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Safarnama – Mary in her 6 Avatars

Tehnaz Dastoor

Having met the multi-talented Chef Sunshine, i.e. Sanchayita Bhattacharjee at a luncheon a few days earlier, I was invited to view her performance in the play Safarnama on the 20th of August, at the intimate Padatik Little Theater II, located on AJC Bose Road.

There were 40 seats, all occupied by the audience eager to view the play which commenced promptly at 7 pm.

Safarnama is a series of 6 random short acts selected from a variety of plays and play writes, encompassing the assorted lives of the characters - Mary. Thus through the evening, Mary traverses from being an aspiring actress dealing with the semantics of words such as ‘drama’ and ‘theater’, addressing the audience directly, to her final avatar - a sex worker turned wife.

Safarnama was a tightly woven production, ably directed by Mahmud Alam who has recently worked under Lodemierz Staniewski in “The Master Builder” and Vinay Sharma in “Diversion Slash Just Joking.”  The cast consisting of the lead character “Mary” proficiently played by Sanchayita Bhattacharjee was adeptly supported by Sahir Siddiqui and Pratigya Ghosh.

The first chapter sees an in-your-face Mary expounding to the audience, albeit extemporaneously, as she has lost her notes, about the prospects of drama. The next chapter moves onto a reunion of sorts between Mary and her former boyfriend each discovering reasons for their fractured relationship and the sacrifices Mary had made for him are only just revealed. In the third chapter, Mary is met at a café by her oversexed friend Gail, who implores Mary to get into a sexual relationship with her. This is then followed by a violent and rather guttural Mary, dressed appropriately in a hoodie which helps to hide her mannish and intimidating form as she makes her co-passenger increasingly uncomfortable with her belligerent behavior. Mary’s penultimate avatar is of a rather prudish lady taking a ferris wheel ride to overcome her fear of heights and a chance meeting with a stranger turns into a hopeful encounter. Finally, the most complicated manifestation of the character reveals itself through a looking glass, where Mary is at some point a sex worker, raped at the age of 13 and is quickly morphed into a housewife surviving a rather loveless marriage.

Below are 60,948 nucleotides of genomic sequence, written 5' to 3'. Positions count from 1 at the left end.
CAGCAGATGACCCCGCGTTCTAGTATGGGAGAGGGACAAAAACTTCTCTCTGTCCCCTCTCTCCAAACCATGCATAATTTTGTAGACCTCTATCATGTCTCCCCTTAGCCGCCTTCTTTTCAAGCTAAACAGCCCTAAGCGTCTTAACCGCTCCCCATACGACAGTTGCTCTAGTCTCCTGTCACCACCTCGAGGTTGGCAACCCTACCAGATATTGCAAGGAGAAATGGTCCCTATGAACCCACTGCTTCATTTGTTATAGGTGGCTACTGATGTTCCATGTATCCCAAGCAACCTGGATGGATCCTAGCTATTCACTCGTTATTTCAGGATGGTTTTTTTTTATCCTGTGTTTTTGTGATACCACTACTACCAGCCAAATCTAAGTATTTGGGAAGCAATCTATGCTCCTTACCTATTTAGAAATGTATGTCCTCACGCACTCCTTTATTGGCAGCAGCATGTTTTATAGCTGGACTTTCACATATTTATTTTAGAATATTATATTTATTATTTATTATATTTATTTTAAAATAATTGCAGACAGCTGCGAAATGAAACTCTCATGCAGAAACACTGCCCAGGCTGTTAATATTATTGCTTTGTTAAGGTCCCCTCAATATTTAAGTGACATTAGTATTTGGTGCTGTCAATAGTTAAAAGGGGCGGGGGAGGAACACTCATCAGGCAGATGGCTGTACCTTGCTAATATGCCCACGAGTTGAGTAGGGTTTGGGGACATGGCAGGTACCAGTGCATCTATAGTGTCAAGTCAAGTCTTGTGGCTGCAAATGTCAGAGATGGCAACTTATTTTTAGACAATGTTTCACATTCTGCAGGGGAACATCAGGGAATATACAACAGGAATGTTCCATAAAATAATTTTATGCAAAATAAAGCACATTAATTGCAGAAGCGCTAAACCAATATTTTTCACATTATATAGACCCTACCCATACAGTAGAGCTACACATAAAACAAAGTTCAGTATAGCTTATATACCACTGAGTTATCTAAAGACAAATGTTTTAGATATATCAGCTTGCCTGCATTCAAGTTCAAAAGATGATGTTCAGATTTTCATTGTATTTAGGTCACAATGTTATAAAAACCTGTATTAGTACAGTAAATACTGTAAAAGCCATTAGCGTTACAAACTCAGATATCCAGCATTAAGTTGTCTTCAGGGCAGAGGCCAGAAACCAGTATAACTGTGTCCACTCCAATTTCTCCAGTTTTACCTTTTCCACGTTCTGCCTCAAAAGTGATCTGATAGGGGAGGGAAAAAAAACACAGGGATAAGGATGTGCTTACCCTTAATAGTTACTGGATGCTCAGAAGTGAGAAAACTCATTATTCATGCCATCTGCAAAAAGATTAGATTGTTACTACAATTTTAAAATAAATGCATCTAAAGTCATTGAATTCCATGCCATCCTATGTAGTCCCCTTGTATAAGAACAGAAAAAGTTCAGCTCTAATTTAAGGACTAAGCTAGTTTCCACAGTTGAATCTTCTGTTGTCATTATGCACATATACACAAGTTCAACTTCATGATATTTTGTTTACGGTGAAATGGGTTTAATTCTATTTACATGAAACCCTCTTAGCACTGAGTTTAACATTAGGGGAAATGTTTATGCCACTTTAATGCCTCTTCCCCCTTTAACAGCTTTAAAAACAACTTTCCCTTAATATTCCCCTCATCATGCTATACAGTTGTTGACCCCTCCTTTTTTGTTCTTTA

Each chapter engages the audience, making them contemplate and think about the lives of the various Marys, and the performance was aided by the sparse set and lighting.

I would highly recommend Kolkatans to go and view Safarnama with fresh eyes as it’s definitely worth the time spent at the Little Theater.